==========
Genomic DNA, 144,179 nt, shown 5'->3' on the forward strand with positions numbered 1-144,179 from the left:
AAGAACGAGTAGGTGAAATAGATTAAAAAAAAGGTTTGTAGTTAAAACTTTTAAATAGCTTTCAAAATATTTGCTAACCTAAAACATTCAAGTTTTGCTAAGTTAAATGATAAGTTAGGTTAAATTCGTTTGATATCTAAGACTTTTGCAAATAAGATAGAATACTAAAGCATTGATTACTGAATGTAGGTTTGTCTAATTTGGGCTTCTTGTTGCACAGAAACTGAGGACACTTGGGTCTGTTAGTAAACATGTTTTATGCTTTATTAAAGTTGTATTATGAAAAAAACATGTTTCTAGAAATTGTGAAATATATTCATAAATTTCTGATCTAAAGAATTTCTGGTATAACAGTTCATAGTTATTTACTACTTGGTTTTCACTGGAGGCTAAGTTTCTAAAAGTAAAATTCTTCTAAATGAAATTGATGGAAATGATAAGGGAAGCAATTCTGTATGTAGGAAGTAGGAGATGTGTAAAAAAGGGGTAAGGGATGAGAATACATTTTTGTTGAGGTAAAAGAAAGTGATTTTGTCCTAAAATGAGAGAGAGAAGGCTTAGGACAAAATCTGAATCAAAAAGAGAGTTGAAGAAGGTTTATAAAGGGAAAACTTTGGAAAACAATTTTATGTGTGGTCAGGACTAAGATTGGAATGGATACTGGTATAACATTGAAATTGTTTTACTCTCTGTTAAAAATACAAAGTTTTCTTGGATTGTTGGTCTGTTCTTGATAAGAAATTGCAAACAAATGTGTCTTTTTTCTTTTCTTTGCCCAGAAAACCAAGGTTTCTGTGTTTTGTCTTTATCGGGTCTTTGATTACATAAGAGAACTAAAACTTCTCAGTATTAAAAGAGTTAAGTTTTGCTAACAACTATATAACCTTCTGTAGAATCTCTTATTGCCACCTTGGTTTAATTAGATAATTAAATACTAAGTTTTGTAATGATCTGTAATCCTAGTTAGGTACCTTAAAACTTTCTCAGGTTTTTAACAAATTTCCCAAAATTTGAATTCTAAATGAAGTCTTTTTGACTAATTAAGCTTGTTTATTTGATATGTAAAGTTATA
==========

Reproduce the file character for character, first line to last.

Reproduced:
Genomic DNA, 144,179 nt, shown 5'->3' on the forward strand with positions numbered 1-144,179 from the left:
AAGAACGAGTAGGTGAAATAGATTAAAAAAAAGGTTTGTAGTTAAAACTTTTAAATAGCTTTCAAAATATTTGCTAACCTAAAACATTCAAGTTTTGCTAAGTTAAATGATAAGTTAGGTTAAATTCGTTTGATATCTAAGACTTTTGCAAATAAGATAGAATACTAAAGCATTGATTACTGAATGTAGGTTTGTCTAATTTGGGCTTCTTGTTGCACAGAAACTGAGGACACTTGGGTCTGTTAGTAAACATGTTTTATGCTTTATTAAAGTTGTATTATGAAAAAAACATGTTTCTAGAAATTGTGAAATATATTCATAAATTTCTGATCTAAAGAATTTCTGGTATAACAGTTCATAGTTATTTACTACTTGGTTTTCACTGGAGGCTAAGTTTCTAAAAGTAAAATTCTTCTAAATGAAATTGATGGAAATGATAAGGGAAGCAATTCTGTATGTAGGAAGTAGGAGATGTGTAAAAAAGGGGTAAGGGATGAGAATACATTTTTGTTGAGGTAAAAGAAAGTGATTTTGTCCTAAAATGAGAGAGAGAAGGCTTAGGACAAAATCTGAATCAAAAAGAGAGTTGAAGAAGGTTTATAAAGGGAAAACTTTGGAAAACAATTTTATGTGTGGTCAGGACTAAGATTGGAATGGATACTGGTATAACATTGAAATTGTTTTACTCTCTGTTAAAAATACAAAGTTTTCTTGGATTGTTGGTCTGTTCTTGATAAGAAATTGCAAACAAATGTGTCTTTTTTCTTTTCTTTGCCCAGAAAACCAAGGTTTCTGTGTTTTGTCTTTATCGGGTCTTTGATTACATAAGAGAACTAAAACTTCTCAGTATTAAAAGAGTTAAGTTTTGCTAACAACTATATAACCTTCTGTAGAATCTCTTATTGCCACCTTGGTTTAATTAGATAATTAAATACTAAGTTTTGTAATGATCTGTAATCCTAGTTAGGTACCTTAAAACTTTCTCAGGTTTTTAACAAATTTCCCAAAATTTGAATTCTAAATGAAGTCTTTTTGACTAATTAAGCTTGTTTATTTGATATGTAAAGTTATA